Term Paper: Shakespeare's Foreshadowing in Tragedy

Pages: 8 (2983 words)  ·  Bibliography Sources: 1+  ·  Level: College Senior  ·  Topic: Family and Marriage  ·  Buy This Paper


[. . .] Critics are quick to point out that for the original audiences, who could draw on the current historical situation in England, this foreshadowing would have been even more immediate and visceral. Lear's division of the kingdom, at the historical moment when this play was written, would have most clearly and definitely predicted to the audience the eventual downfall of his fortunes and family.

A similarly visceral foreshadowing may be seen in Hamlet. The opening scenes of this play revolve around the appearance of a dreadful and menacing ghost, who comes in the very aspect and shape of Hamlet's dead father and namesake. As many have pointed out, however, the Old Hamlet is not a comforting father figure, for he speaks most terrifyingly of the tortures of purgatory and of hellfires. The fact that --though a member of a Protestant nation-- old Hamlet is in purgatory is itself a very deep foreshadowing of the terrible war that will take place within the soul of young Hamlet and make up the bulk of this play's psychological plot.

Purgatory is a state of torturous indecision, trapped between heaven and hell. This is where Old Hamlet must stay until his sins are cleansed. Young Hamlet, however, also gets caught in a state of mad indecision, trapped between his allegiance to the heavenly and the virtuous and his sworn duty to avenge himself. Like one suffering in purgatory he obsesses about the possibility of death and sleep, but cannot find it. So Old Hamlet becomes in many ways a metaphor for young Hamlet's eventual mental predicament.

Old Hamlet is a foreshadowing of young Hamlet's fate in more ways than one. Additionally one sees that King Hamlet is dressed in the outfit that he wore when he challenged the old King Fortinbras to a one-on-one duel in which Fortinbras was killed. He is caught, dead, at a moment of honorable dueling that will decide the fate of Denmark and Fortinbras' lands as well. Not coincidentally, this play will end when young Hamlet undertakes a one on one duel in which he will meet his death -- and young Fortinbras will take the country. A great circle is thus completed from the beginning of this play to the end, with the play opening and closing with a duel to the death and the transfer of lands from the hands of Fortinbras to the hands of Hamlet and vice versa.

Let attention return, however, to the significance of the ghost and all that it foreshadows as a religious phenomena. One recalls that the ghost must leave as the cock crows. There is implied here an idea that the ghost is somehow profane and impure, and this further foreshadows that great debate that will tear Hamlet apart throughout -- whether this be a temptation or a true sign from beyond. The ghost seems, after a fashion, almost an evil spirit come to guide Hamlet to destroy his own friends and family. "Fury, almost a violent ecstasy, is first and foremost triggered by the fatal encounter with the Ghost, that is, by an eschatological provocation" (Ozawa, 91). If one listens carefully to the story the ghost tells of having poison put into his ears, one may see a further foreshadowing. For as he cries out for Hamlet to listen he is putting a poison of revenge into Hamlet's soul, which Hamlet in turn will pass on to his mother. Later in the play Hamlet speaks of how his own accusations will be driving a dagger of truth into Gertrude's ear. Eventually these words of revenge take on the form of true poison, and both Gertrude and Hamlet die from poison of one sort or another, because of the revenge the ghost has demanded. The phrase "something rotten in Denmark" may also be seen as foreshadowing of the play's themes of death and decay. From that moment on Hamlet will become obsessed with maggots and grave-rot and the process of a king through the belly of a beggar. The rot is not really apparent at the play's beginning, but it becomes apparent later as the bodies begin to pile up.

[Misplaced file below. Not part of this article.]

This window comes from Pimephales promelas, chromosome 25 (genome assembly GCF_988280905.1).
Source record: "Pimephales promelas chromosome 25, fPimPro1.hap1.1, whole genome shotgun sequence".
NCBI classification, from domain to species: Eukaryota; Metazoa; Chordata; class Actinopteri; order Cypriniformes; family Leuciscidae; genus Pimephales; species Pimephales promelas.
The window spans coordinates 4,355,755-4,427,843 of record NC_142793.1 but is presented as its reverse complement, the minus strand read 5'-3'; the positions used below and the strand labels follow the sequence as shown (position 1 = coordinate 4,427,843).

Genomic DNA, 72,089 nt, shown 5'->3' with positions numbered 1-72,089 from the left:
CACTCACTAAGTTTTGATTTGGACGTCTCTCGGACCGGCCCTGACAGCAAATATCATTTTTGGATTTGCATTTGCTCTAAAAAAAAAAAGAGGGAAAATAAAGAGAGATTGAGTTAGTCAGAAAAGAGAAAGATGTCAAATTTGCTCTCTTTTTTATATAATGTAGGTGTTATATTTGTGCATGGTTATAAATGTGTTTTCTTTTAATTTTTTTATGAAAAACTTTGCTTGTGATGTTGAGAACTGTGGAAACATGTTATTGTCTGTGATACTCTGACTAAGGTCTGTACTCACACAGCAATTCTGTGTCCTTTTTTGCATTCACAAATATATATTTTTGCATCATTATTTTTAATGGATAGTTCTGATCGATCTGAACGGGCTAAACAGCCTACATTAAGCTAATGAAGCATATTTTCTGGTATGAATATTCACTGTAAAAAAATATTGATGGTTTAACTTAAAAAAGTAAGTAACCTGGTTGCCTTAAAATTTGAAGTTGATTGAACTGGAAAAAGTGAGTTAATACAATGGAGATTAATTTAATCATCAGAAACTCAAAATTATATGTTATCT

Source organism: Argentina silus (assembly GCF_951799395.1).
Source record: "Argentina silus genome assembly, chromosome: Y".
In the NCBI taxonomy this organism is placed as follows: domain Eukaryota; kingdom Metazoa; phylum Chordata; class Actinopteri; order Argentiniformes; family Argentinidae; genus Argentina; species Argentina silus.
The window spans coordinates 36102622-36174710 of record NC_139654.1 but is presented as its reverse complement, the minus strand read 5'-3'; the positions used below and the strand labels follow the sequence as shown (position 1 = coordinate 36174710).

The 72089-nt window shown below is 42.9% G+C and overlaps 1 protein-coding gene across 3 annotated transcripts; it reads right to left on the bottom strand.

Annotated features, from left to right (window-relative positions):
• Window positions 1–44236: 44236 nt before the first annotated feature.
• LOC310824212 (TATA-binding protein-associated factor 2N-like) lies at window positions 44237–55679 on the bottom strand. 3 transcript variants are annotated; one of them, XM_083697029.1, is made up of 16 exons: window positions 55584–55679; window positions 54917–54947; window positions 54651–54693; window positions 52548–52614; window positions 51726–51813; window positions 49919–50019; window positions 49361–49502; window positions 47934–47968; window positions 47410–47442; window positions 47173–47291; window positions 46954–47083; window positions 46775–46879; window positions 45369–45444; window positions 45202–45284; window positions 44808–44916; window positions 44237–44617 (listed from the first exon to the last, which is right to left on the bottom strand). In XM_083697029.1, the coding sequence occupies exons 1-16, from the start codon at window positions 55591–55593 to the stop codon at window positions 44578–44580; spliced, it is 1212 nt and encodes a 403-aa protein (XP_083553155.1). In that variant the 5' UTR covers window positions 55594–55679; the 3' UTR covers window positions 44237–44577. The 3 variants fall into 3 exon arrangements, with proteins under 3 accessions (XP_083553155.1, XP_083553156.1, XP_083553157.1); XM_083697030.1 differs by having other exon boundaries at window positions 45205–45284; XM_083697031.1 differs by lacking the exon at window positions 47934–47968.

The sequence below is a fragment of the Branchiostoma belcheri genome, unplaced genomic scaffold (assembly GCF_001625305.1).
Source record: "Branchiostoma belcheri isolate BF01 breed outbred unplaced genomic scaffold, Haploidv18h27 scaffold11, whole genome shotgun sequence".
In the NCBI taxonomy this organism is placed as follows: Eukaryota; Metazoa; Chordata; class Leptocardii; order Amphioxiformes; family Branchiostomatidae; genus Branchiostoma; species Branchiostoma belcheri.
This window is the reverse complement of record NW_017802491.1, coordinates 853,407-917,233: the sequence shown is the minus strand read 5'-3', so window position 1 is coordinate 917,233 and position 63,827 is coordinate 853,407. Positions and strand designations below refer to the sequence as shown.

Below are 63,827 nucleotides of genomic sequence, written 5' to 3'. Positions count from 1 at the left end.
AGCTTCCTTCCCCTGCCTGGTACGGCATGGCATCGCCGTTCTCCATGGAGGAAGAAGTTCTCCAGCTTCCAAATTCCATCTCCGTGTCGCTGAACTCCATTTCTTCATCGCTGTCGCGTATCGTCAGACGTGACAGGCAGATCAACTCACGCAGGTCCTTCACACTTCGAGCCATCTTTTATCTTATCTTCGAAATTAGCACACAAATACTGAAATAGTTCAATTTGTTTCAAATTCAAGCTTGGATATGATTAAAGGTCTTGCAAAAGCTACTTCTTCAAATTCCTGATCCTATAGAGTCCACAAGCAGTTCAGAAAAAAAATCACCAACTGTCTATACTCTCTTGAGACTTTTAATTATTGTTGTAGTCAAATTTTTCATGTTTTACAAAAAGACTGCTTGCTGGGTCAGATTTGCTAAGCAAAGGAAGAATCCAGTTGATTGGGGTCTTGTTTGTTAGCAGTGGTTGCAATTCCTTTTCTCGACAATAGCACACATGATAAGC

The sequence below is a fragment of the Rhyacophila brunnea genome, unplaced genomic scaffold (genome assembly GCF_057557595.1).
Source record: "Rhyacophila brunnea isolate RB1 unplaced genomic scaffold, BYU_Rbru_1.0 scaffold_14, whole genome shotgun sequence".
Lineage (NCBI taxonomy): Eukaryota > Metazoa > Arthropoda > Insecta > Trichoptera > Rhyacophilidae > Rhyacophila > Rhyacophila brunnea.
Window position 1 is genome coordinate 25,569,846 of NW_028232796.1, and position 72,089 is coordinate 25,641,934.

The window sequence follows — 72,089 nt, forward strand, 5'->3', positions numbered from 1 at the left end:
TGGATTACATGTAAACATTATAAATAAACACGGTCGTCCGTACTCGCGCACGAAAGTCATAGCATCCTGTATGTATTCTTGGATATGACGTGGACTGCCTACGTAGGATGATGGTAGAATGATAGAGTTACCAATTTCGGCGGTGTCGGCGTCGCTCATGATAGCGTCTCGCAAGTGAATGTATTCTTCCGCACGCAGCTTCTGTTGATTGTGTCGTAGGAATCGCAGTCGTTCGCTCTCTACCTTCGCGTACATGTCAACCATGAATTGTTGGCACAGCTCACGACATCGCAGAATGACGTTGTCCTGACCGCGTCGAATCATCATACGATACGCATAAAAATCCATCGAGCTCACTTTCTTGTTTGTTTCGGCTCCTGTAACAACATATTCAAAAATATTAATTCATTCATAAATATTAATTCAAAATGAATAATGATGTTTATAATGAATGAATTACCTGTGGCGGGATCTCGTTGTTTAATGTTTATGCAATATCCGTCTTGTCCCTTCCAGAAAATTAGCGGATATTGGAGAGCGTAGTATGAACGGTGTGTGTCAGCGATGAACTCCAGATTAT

One final and someone separate foreshadowing is present in the first act of Hamlet. Polonious says to Ophelia, "From this time, daughter, / Be somewhat scanter of your maiden presence" (1.3.120-121) Her obedience to this command drives a wedge between her and Hamlet, and can be seen as directly responsible for her eventual death. Thus one may tragically read the command to make her presence scant as an ironic foreshadowing of her eventual madness and death.

In Hamlet all that is foreshadowed is of a decidedly morbid and disturbing nature. This is not so true of all Shakespeare's work. While he does use foreshadowing to predict villainy and horror, in his romantic comedies it is also effectively used to predict the forming of good and permanent relationships, in addition to almost amusing villainies. Shakespeare has a specific formula for his comedies that involves "foreshadowing and foreboding... put in the play early and... heard throughout the drama. All Shakespearean comedies have five acts. The climax of the play is always during the third act." ('the plays...') Within these comedies then, foreshadowing is used both to build the sense of foreboding against which a happy ending is possible and to foreshadow that happy ending.